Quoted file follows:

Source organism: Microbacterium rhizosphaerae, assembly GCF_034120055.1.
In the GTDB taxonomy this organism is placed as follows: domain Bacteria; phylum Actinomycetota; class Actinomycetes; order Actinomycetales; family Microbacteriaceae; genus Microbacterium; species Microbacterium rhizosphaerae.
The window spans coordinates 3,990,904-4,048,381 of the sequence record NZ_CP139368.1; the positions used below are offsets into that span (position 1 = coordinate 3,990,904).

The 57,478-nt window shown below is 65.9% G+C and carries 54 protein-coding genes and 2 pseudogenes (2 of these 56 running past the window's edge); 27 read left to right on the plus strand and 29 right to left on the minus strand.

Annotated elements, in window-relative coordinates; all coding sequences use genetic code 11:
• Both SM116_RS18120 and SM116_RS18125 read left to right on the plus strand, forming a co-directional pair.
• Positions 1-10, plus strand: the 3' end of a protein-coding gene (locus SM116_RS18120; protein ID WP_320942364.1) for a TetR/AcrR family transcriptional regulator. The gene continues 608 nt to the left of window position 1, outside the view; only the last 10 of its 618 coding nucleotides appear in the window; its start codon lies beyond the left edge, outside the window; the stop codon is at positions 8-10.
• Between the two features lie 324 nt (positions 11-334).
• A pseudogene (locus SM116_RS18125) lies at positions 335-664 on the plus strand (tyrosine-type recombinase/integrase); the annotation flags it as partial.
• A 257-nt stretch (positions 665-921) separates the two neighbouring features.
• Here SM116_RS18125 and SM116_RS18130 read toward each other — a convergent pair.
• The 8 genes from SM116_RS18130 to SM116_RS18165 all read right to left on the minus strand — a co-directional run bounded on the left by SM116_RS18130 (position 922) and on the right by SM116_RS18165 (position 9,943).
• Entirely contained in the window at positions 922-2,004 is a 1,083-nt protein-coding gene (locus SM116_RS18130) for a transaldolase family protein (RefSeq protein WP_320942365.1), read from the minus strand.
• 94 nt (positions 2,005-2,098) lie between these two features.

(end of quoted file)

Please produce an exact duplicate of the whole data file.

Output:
Source organism: Microbacterium rhizosphaerae, assembly GCF_034120055.1.
In the GTDB taxonomy this organism is placed as follows: domain Bacteria; phylum Actinomycetota; class Actinomycetes; order Actinomycetales; family Microbacteriaceae; genus Microbacterium; species Microbacterium rhizosphaerae.
The window spans coordinates 3,990,904-4,048,381 of the sequence record NZ_CP139368.1; the positions used below are offsets into that span (position 1 = coordinate 3,990,904).

The 57,478-nt window shown below is 65.9% G+C and carries 54 protein-coding genes and 2 pseudogenes (2 of these 56 running past the window's edge); 27 read left to right on the plus strand and 29 right to left on the minus strand.

Annotated elements, in window-relative coordinates; all coding sequences use genetic code 11:
• Both SM116_RS18120 and SM116_RS18125 read left to right on the plus strand, forming a co-directional pair.
• Positions 1-10, plus strand: the 3' end of a protein-coding gene (locus SM116_RS18120; protein ID WP_320942364.1) for a TetR/AcrR family transcriptional regulator. The gene continues 608 nt to the left of window position 1, outside the view; only the last 10 of its 618 coding nucleotides appear in the window; its start codon lies beyond the left edge, outside the window; the stop codon is at positions 8-10.
• Between the two features lie 324 nt (positions 11-334).
• A pseudogene (locus SM116_RS18125) lies at positions 335-664 on the plus strand (tyrosine-type recombinase/integrase); the annotation flags it as partial.
• A 257-nt stretch (positions 665-921) separates the two neighbouring features.
• Here SM116_RS18125 and SM116_RS18130 read toward each other — a convergent pair.
• The 8 genes from SM116_RS18130 to SM116_RS18165 all read right to left on the minus strand — a co-directional run bounded on the left by SM116_RS18130 (position 922) and on the right by SM116_RS18165 (position 9,943).
• Entirely contained in the window at positions 922-2,004 is a 1,083-nt protein-coding gene (locus SM116_RS18130) for a transaldolase family protein (RefSeq protein WP_320942365.1), read from the minus strand.
• 94 nt (positions 2,005-2,098) lie between these two features.